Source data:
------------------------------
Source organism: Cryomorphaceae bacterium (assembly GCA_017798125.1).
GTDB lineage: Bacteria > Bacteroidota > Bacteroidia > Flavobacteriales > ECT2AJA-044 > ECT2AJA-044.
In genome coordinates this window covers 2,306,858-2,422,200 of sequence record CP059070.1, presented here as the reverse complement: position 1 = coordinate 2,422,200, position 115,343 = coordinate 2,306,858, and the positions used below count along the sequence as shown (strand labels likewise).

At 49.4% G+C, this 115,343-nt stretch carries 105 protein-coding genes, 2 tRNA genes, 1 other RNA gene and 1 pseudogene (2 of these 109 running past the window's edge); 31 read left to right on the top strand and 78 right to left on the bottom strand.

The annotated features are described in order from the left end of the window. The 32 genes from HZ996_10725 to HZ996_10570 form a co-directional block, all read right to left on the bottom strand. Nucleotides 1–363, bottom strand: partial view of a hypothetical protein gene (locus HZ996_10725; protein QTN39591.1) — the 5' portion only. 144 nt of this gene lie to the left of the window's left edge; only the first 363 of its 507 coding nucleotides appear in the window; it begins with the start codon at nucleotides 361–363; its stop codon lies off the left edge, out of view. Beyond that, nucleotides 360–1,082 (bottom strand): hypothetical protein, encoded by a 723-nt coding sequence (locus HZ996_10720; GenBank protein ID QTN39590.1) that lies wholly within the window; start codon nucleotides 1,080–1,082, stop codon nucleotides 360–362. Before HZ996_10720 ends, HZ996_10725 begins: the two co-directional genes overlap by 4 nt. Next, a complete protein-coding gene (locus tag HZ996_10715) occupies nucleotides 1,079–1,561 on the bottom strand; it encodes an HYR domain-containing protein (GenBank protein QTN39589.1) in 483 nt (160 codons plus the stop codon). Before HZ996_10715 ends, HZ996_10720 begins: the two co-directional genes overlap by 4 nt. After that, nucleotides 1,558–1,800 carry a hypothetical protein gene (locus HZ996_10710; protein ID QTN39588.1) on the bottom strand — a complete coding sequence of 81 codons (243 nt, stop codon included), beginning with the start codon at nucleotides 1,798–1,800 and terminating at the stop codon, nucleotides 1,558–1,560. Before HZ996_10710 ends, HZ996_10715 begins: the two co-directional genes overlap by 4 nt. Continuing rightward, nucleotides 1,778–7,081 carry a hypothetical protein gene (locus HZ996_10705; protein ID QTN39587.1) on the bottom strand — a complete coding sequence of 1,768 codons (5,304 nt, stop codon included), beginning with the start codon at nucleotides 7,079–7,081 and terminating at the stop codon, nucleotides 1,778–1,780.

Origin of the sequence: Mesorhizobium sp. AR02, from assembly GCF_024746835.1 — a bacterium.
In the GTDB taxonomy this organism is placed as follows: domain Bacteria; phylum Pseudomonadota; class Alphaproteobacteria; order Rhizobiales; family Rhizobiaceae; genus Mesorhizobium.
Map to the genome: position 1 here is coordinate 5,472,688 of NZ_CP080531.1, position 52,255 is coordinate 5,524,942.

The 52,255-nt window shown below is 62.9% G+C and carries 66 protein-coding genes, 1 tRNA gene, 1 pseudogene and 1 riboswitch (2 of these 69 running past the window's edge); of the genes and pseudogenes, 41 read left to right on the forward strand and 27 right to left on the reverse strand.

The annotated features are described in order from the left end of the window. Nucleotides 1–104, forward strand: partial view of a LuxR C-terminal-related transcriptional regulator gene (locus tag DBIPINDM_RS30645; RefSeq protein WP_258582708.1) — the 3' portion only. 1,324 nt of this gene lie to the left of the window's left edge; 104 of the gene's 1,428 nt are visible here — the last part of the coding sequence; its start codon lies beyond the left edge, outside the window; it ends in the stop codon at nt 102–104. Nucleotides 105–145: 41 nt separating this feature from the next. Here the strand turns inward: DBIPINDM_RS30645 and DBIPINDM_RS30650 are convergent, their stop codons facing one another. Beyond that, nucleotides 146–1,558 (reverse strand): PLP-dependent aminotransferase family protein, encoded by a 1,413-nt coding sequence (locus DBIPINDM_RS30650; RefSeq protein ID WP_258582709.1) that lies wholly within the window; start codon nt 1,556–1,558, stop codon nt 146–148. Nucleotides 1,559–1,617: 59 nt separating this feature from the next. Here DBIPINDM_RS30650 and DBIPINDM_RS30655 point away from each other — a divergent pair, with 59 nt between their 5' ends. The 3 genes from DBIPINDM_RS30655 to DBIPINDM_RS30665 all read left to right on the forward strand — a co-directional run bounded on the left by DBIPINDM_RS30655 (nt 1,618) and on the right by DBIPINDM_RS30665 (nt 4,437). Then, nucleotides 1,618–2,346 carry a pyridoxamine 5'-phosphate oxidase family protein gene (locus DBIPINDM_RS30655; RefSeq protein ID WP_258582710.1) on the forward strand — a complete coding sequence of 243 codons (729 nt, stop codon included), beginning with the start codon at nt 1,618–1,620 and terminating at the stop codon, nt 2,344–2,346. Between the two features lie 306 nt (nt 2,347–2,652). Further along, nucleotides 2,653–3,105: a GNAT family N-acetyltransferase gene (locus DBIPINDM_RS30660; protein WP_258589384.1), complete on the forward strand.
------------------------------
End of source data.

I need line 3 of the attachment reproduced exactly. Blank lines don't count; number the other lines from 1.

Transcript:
In genome coordinates this window covers 2,306,858-2,422,200 of sequence record CP059070.1, presented here as the reverse complement: position 1 = coordinate 2,422,200, position 115,343 = coordinate 2,306,858, and the positions used below count along the sequence as shown (strand labels likewise).